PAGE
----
FAQ'S

Below are some of the most popular questions about antique maps.

1. What is an antique map?
A map that is published and sold generally over 100 years ago. Usually they will be printed on paper, either from an engraved woodblock, copperplate or steelplate, or later, by lithography. A modern reproduction or copy of the original printed map is not a genuine antique map and will not be sold by us.
2. How big are the prints?
Alongside the description is a small graphic representing the approximate size of the map or print in comparison to the human face or figure. This is intended to give a 'feel' for the size of the image and proportions may vary. Under the graphic the dimensions give the approximate size of the printed area in centmetres. This size is not intended to be millimetre accurate and may include any titles or areas of text below the print or map. The actual paper size will usually be larger. 
3. What does 'Original colour' mean?
Generally maps are printed in black ink and not until the second half of the 19th Century was technology developed to print in colours. Until then colours had to be applied by hand, generally watercolour, ranging from simple outline colour to full ornamentation, but maps were often left uncoloured at publication. The term "original colour" means that the colouring was applied at the time of the original issue as opposed to later or modern colouring carried out to enhance an old map.
4. Does modern hand colour affect the value of an antique map?
Good hand colour can enhance the appearance of an old map and add to its desirability and value BUT bad colouring can spoil a map and reduce its value. Hand colouring is a skill and when applying watercolour to old maps consideration of the colouring style of the period and the tints and hues available to the colourist of the time is important.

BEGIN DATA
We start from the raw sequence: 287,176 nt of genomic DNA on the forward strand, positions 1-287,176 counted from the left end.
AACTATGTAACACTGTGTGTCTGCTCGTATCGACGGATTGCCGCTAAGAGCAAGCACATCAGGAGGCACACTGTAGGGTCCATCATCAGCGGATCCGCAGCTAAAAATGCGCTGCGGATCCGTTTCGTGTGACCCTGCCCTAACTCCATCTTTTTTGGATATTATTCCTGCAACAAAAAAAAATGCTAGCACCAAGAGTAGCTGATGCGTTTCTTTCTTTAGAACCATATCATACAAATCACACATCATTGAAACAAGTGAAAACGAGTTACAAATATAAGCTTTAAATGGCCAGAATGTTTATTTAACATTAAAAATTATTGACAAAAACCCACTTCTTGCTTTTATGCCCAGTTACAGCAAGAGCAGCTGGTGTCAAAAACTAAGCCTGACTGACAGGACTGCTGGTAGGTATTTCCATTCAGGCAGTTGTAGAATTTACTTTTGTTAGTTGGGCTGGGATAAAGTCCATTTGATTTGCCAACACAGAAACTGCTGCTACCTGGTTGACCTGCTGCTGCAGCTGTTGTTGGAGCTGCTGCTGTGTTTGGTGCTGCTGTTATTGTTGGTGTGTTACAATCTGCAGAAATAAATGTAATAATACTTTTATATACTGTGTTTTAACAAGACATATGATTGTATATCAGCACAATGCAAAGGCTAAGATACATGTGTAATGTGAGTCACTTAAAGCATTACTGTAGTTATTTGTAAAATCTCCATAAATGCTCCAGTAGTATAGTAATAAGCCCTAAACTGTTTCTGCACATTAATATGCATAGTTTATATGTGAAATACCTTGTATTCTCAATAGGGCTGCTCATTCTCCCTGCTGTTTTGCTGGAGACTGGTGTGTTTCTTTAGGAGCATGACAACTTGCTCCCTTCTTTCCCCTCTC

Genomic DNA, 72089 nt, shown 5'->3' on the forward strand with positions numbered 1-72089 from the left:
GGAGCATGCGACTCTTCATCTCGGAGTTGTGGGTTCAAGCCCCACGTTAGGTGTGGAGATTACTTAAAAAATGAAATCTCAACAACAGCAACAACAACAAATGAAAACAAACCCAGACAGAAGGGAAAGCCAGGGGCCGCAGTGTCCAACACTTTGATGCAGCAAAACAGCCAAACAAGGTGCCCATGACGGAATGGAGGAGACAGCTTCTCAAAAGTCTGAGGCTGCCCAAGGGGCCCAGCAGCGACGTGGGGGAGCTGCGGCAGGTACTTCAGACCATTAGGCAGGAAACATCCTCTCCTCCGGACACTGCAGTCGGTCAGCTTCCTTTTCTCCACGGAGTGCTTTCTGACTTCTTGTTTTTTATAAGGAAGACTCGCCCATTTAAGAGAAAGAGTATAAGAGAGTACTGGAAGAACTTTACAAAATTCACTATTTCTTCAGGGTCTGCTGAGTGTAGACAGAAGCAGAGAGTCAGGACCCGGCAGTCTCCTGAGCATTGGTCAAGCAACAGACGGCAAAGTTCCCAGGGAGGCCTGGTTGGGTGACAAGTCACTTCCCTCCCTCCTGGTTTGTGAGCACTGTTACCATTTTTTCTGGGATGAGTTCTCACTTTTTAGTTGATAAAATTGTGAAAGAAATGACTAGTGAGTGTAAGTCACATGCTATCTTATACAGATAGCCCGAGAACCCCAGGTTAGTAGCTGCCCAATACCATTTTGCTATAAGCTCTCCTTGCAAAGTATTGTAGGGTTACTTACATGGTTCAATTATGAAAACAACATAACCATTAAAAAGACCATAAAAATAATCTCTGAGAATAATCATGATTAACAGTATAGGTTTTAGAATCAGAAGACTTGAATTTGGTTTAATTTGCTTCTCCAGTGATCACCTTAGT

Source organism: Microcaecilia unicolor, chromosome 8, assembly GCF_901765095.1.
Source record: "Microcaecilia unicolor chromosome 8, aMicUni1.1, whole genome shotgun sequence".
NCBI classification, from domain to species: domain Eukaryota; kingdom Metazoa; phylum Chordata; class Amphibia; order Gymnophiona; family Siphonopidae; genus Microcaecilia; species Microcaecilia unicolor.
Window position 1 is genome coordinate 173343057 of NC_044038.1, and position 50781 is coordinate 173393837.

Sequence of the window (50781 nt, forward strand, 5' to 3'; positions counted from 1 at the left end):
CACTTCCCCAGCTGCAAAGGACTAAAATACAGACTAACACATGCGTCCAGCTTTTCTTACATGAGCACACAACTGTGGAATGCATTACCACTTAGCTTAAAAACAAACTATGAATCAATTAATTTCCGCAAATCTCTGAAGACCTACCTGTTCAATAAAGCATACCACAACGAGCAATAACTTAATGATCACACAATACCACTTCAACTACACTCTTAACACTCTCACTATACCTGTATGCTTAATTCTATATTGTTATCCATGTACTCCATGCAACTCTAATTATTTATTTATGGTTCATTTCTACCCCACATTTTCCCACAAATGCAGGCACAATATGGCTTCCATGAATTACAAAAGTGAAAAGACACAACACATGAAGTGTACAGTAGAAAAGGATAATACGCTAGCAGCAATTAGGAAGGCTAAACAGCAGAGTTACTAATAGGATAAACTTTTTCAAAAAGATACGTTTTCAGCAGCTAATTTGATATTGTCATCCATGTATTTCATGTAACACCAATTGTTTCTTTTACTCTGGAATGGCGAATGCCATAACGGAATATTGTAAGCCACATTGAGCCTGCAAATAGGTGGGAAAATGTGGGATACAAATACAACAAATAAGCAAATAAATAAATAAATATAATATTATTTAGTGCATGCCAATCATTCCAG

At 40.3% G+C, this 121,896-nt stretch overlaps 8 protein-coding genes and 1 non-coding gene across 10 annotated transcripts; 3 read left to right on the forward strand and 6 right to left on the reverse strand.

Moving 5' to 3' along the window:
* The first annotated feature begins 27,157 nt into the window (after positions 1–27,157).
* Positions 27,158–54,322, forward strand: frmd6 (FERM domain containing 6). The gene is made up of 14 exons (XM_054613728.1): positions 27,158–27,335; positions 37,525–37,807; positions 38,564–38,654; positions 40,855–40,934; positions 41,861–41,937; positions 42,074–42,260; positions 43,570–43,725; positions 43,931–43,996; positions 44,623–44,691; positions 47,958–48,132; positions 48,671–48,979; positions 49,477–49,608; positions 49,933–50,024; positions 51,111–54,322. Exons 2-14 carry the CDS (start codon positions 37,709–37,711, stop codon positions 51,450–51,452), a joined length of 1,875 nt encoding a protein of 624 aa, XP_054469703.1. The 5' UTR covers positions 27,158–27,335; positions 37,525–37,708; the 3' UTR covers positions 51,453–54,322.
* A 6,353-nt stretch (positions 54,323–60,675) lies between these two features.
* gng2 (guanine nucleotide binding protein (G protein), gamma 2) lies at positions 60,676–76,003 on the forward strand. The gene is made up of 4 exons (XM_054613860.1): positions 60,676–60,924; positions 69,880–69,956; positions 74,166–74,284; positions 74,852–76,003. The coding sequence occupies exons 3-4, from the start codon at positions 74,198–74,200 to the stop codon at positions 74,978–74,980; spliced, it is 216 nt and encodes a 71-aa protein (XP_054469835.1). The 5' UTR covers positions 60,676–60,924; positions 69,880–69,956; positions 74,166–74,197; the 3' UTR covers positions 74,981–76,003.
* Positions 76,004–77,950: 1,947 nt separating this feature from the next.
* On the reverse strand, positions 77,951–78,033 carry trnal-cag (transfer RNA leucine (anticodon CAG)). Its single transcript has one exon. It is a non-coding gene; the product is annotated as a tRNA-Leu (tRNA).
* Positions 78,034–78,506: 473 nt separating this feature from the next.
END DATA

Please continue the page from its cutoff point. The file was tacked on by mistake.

5. How can you tell a genuine antique map from a reproduction?
The main clues in distinguishing an original from a reproduction are characteristics of the paper and the printing method. Paper ranging from Elizabethan hand made rag papers to Victorian pulp all have distinct features and can include watermarks added by the manufacturer to identify his paper and chain lines, a product of the manufacturing process. Copper and steel plate printing, the usual printing method on old maps, displays an extremely sharp line under a lens and is noticeably raised to the touch. The point at which the paper deforms over the plate edge forms a clear line (the plate mark). Modern paper and printing methods have their distinct characteristics which differ from those just described. All our maps are guaranteed genuine antique maps and are sold with a written guarantee and full decription of the map.
6. What is offsetting?
The term offsetting, when used to describe the condition of a map, refers to image "ghosting" where a faint reverse image of lines or text from a map can be seen. It often occurs on a folded map where a dark part of the engraved image such as a title cartouche appears in reverse on the other half of the map matching the position where it was once folded in the atlas. It is caused by residual evaporation of the printing ink, the paper being folded before the ink is completely dry and the evaporating ink staining the paper in contact with it. For this reason it also occurs on the backs or faces of maps when they were stacked after drying in the printers. Severe offsetting can be disfiguring but slight offsetting can be regarded as a characteristic of the printing process.
7. How important is condition?

Prices vary for the same printed map because no two printed maps are identical. There are a number of factors that affect printed maps in varying degrees. Here are a few: